We might want to reinvest in the State Department, and have it play a key role in making arrangements. The more potentially "hostile" countries involved in this kind of trade the better. No United States president would likely want to launch a bombing attack on North Korea, or Syria, or Iran, say, if there were ten or twenty-thousand Americans in the places where the bombs would fall. And vice versa, of course.
Considering that this program would do a lot more for world peace than military invasions, and would cost less, I think the budget could finance it.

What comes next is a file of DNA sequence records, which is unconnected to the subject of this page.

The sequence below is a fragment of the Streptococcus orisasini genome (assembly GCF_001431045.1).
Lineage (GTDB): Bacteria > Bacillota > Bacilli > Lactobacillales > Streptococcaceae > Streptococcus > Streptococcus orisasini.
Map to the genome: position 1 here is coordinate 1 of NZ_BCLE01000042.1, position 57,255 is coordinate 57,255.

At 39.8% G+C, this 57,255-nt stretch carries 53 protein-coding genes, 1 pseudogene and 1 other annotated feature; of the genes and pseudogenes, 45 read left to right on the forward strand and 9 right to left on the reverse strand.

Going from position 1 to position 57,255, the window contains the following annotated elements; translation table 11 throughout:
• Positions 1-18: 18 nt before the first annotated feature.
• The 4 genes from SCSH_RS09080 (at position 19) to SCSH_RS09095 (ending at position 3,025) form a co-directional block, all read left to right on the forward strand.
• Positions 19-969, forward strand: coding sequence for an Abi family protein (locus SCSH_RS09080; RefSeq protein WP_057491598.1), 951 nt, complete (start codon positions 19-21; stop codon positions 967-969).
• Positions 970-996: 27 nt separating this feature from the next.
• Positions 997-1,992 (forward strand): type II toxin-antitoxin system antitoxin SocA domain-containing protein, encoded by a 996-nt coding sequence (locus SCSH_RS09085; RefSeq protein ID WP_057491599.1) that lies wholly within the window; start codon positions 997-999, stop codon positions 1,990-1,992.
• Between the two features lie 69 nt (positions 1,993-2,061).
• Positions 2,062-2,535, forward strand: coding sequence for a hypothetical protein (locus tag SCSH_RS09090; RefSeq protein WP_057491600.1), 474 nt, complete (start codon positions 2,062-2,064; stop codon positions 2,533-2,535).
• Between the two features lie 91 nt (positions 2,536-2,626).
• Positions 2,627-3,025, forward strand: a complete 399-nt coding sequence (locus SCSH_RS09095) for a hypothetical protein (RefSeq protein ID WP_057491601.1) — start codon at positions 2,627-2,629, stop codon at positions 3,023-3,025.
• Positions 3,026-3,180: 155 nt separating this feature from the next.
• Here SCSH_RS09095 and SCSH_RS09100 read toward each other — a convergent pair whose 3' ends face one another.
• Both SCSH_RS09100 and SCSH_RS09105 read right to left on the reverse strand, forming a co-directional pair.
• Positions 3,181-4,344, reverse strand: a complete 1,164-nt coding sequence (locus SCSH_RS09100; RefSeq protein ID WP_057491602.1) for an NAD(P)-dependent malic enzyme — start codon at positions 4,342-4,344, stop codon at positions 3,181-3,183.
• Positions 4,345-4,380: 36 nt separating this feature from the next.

We need to get those "political" benefits of travel that Rick Steves promotes, so let's make sure that every American (and many people from other countries) will actually have that experience. We do "live in a political world," and that means that a decision to inaugurate such a new program is a "political" choice.
As I say, I don't think it's a stretch to think that the ultimate fate of humanity may be tied to just how quickly we can truly understand that we live, together, in one world, and then go from that insight to the establishment of practical arrangements to make sure that we take care of each other, instead of killing each other.